Wednesday, March 02, 2011

Johnny Guitar - The Film I Missed That I Shouldn't Have

This is a school of my own making by the way. Citizen Kane, Forbidden Planet Pressburger and Powell movies and just about anybody's film noir. I may have heard about the movie Johnny Guitar but if I knew that Joan Crawford was in it I would have passed it by.

Independent of her reported personal life I just don't cotton to her as a film star. She is the rough rider. Crawford is either bullet tough or spooky.

Not seeing this movie was a big mistake. Huge. This is one quirky kick-ass movie. It is not a woman's film. This is a film that has women in the lead and the men are in a subordinate character position. And yeah this is a shoot `em up western.

This is a segment of the film where the characters are introducing themselves to the audience. Check it out:

I gotta tell you this is a full flavor western. These women are playing for land, power and control. It is about the railroad, cattle ranchers and the new blood coming into the community.

Cattle ranchers don't like farmers or city folk. They don't want change. They don't want a railroad depot. What would you do to preserve in amber your way of life?

New kid in town sees the future and is getting ready for it. Nobody is going to get in her way. The railroad is the symbol of change, of money and opportunity. It is a way to obtain power and control.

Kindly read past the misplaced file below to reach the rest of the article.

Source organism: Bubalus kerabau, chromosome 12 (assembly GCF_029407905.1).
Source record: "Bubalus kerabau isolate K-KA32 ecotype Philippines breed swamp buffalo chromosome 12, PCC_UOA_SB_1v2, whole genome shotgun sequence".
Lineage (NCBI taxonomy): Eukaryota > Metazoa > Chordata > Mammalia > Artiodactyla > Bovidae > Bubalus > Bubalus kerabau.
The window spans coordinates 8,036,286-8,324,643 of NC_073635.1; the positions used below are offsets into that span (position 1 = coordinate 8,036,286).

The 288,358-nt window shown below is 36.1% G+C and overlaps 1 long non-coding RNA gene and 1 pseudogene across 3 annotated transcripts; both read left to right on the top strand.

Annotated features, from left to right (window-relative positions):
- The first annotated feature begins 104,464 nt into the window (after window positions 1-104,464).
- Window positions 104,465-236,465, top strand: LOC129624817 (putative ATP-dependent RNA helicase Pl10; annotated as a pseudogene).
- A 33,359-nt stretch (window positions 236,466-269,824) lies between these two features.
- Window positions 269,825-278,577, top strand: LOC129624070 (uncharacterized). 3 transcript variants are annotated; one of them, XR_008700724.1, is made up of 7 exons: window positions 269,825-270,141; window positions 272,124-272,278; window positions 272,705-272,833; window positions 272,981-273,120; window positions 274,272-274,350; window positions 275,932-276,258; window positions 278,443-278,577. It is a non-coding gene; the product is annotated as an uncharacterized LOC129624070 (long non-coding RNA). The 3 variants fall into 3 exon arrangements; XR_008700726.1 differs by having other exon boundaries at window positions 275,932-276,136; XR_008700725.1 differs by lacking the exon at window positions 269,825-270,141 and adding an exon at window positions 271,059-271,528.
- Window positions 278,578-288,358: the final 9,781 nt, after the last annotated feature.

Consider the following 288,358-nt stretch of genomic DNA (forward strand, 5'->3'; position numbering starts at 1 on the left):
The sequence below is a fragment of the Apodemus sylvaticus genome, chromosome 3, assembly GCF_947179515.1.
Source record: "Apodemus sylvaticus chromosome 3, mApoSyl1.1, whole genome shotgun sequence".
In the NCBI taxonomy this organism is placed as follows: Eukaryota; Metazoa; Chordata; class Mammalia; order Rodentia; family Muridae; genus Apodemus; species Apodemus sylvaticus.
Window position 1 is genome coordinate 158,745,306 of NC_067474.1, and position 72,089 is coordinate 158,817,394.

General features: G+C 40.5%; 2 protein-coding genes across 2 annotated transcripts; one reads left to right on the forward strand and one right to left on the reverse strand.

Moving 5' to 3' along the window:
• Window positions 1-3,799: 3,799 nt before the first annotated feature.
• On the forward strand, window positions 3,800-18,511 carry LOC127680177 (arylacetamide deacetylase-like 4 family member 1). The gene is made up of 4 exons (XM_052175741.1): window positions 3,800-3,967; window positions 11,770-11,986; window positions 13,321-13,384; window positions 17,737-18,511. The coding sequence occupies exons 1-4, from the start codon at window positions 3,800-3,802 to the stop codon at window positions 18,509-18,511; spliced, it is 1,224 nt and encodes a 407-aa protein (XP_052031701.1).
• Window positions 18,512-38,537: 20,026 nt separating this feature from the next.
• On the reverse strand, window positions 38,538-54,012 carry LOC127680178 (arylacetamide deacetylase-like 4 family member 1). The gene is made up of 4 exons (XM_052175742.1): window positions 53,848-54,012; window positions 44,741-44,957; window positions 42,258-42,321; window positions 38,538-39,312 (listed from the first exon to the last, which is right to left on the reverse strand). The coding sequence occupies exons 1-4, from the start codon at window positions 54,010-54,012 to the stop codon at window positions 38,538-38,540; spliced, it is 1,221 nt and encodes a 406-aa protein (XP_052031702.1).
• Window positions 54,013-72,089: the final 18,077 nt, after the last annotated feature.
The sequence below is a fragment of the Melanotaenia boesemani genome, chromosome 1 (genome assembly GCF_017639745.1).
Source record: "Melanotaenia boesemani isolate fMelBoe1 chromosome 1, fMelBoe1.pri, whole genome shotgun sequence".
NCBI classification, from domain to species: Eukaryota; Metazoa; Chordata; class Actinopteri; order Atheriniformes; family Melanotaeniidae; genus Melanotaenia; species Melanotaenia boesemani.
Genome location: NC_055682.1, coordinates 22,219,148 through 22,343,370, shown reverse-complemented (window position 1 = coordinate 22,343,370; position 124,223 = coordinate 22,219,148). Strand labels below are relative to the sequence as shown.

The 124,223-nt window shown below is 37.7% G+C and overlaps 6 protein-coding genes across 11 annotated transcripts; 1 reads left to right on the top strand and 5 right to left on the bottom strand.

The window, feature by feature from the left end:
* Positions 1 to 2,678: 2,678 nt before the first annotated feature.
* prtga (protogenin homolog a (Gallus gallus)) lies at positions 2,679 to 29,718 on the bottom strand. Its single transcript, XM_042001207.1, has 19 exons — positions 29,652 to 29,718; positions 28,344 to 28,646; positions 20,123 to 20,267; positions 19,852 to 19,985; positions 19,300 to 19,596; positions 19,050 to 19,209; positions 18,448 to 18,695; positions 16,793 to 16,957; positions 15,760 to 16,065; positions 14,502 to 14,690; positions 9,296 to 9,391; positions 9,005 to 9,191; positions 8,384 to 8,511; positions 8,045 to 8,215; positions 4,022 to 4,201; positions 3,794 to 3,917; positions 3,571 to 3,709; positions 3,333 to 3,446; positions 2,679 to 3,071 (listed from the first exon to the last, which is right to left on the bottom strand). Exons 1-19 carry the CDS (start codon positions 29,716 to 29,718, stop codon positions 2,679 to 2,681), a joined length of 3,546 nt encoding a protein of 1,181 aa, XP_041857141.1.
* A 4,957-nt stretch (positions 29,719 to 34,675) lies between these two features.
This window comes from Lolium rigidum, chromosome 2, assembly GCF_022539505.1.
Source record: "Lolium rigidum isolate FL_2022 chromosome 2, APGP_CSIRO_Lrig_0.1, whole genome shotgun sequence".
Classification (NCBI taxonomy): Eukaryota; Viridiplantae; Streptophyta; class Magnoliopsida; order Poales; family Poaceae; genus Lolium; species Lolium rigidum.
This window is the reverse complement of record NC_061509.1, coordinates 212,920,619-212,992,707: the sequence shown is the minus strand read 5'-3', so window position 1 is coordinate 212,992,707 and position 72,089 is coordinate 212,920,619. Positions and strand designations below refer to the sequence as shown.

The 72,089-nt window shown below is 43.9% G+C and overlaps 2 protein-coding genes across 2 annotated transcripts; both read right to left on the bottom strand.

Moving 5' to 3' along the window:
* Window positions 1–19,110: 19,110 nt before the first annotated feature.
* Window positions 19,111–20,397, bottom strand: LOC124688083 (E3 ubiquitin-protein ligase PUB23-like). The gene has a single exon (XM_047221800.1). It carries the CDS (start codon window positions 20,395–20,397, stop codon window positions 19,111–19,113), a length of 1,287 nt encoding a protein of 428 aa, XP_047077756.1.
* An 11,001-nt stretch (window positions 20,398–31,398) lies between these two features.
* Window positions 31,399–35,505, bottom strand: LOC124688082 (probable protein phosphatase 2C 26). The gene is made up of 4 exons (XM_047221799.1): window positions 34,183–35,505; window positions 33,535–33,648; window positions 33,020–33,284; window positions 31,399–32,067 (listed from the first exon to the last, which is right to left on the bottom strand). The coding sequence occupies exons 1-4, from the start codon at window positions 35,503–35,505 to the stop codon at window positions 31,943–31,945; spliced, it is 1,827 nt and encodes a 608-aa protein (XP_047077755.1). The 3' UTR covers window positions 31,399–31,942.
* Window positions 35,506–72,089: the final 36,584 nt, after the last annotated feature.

The two lead actresses are fierce. Crawford and Mercedes McCambridge ain't sleep walking through this one. Each one is pitch perfect in their roles.

When you are not focusing on the story the eye notices the beautiful colors, the intensity of colors in the interior and exterior shots. The land is a bright dirt red. The sky a vibrant blue. I'm going to have to watch it again with the sound off just looking at the composition of the shots and the colors.

When we think about the 1950s and films it is brought up as the time of the happy housewife. The time when the men have the adventure and the women stay home waiting tending home and hearth. The movies of that time reflected that attitude.

Not this one. Yes, there is a love object. Sterling Hayden is a fine actor. Subtle. Sometimes he is there in the moment and sometimes he is the focal point of the scene.

I've been mulling this movie over and over again trying to understand the historical place in time, the one in the western and 1954. Much to think about and contemplate.

Anyway this is as good a start as any to Women's History Month.

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